Long-standing associations exist across multiple bee species and human societies. Documented ancient bee–people interactions include honey hunting dating back to the Stone Age for the honey bee Apis mellifera in Europe (Roffet-Salque et al. 2015), more than 2 000 years of keeping the honey bee Apis cerana in Asia (Crane 1995), and beekeeping reaching back to at least pre-Columbian times for stingless bees (Melipona beechii) in Mayan Mexico (Quezada-Euán 2018). Bees also appear in many religious scriptures and are found within mythology, cosmology and iconography (Fijn 2014; Roffet-Salque et al. 2015; Potts et al. 2016a; Quezada-Euán 2018). Beeswax from culturally significant sugarbag bees (Tetragonula spp.) has been used in the production of rock art by Aboriginal peoples in northern Australia for at least 4 000 years (Watchman and Jones 2002). In Greek society, bees are closely linked with the cycle of birth and death, and considered an emblem of immortality (Cook 2013). “Telling the bees” was a popular tradition in 19th Century New England; it was customary for keepers to inform their bees of any major event such as a birth, death, marriage or long journey (Hagge 1957). These reciprocal bee–human relationships have historic legacy and are highly important for informing current practices around bee management.

Today, the long-standing mutualistic relationship between bees and people is jeopardised by recent reported declines in bee populations (Potts et al. 2016b). The loss of managed honey bee colonies (e.g. Potts et al. 2010) and declines in wild bee pollinators (e.g. Biesmeijer et al. 2006; Koh et al. 2016) have been observed, particularly in Europe and North America. However, much remains undocumented about the conservation status of most bee species (Goulson et al. 2015; Jamieson et al. 2019). The global conservation status of just 483 bee species has been assessed by the IUCN, most of which were ‘data deficient’ (IUCN 2019). The European Red List assessment of 1 965 species of European bees found that 9.2% were threatened, whilst insufficient data were available to assess the conservation status of nearly 57% of European species; many of these may also be threatened (Nieto et al. 2014). Goulson et al. (2015) reason that declines in wild bees definitively noted for Europe and North America are likely to have occurred elsewhere.

With a decline in bee populations, there has been a surge of research focusing on the drivers of bee decline and the impacts on provisioning ecosystem services (Goulson et al. 2015; Decourtye et al. 2019). Drivers such as habitat loss, pesticide use, the proliferation of parasites, availability and diversity of forage, change in land use and climate, and species competition have all contributed to the reduction in bee populations (Goulson et al. 2015; Sánchez-Bayo and Wyckhuys 2019; Wagner 2020). These drivers interact in complex ways; for example, market-driven agricultural intensification has limited bees’ access to forage resources and at the same time potentially increasing bees’ exposure to harmful agrichemicals (Durant 2019; Sánchez-Bayo and Goka 2014). People can act as a positive influence for ecosystem function through designing bee-friendly policies and contributing to bee conservation approaches (Potts et al. 2016a; Matias et al. 2017; Hill et al. 2019). Acknowledging the plethora of literature addressing the decline in bee populations and the consequences for agriculture, we contend that the ubiquitous importance of bees in connecting the planet and people remains relatively less explored, particularly with regard to broader goals in sustainable development.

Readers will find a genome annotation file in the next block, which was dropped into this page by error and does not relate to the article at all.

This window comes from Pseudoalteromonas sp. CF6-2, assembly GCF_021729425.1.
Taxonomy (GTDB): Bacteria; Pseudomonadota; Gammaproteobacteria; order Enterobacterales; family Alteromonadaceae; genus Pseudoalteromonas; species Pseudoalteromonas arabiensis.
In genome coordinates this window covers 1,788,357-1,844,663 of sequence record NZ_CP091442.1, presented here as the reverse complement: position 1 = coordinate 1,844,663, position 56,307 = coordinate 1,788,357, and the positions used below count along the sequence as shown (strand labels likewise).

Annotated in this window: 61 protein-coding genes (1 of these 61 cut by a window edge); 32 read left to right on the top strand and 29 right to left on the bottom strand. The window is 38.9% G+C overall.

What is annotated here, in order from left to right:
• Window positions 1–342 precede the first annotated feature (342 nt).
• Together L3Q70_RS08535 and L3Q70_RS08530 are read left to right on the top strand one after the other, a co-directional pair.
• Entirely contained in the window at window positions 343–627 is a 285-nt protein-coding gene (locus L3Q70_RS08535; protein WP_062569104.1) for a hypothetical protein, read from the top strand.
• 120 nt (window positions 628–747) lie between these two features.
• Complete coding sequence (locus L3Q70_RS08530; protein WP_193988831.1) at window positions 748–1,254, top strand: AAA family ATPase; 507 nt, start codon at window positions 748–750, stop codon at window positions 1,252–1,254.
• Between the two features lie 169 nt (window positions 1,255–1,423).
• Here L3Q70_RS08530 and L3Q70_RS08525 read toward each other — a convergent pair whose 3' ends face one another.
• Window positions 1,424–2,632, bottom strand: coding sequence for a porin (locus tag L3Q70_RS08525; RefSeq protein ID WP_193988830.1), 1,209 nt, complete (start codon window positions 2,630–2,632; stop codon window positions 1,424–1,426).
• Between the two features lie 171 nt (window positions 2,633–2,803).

Framing the broader importance of bees to sustainable development

Bees provide a range of ecosystem services that contribute to the wellbeing of people whilst maintaining the planet’s life support systems (Gill et al. 2016; Matias et al. 2017). Ecosystem services inherently contribute to achieving global sustainable development (Wood et al. 2018). Yet the extent to which bees contribute towards the achievement of the full suite of the SDGs has not been explored in detail. Existing research has highlighted the importance of insects in achieving multiple SDGs through the regulation of natural cycles, biological pest control, pollination, seed dispersal, and even as bio-inspiration (Gill et al. 2016; Sánchez-Bayo and Wyckhuys 2019; Dangles and Casas 2019). Bee pollination has been identified as directly contributing to food security (SDG2) and biodiversity (SDG15) (Dangles and Casas 2019). However, bees could also contribute to a broader range of SDGs.

We explicitly identify the realised and potential contributions of bees towards achieving the SDGs, presenting evidence to highlight the interconnectedness between bees, people and the planet from an integrated system perspective (Stafford-Smith et al. 2017). We review the SDGs alongside the potential contributions of bees in achieving individual SDG targets. As the SDGs explicitly build on the foundation of the biosphere (Folke et al. 2016; Leal Filho et al. 2018), the perspective presented here may help in designing implementation pathways to achieve SDG targets. We identify 30 targets to which bees may contribute (Table 1) through a range of direct and indirect connections between bees, people and the planet.

Table 1 The contributions of bees towards relevant SDG targets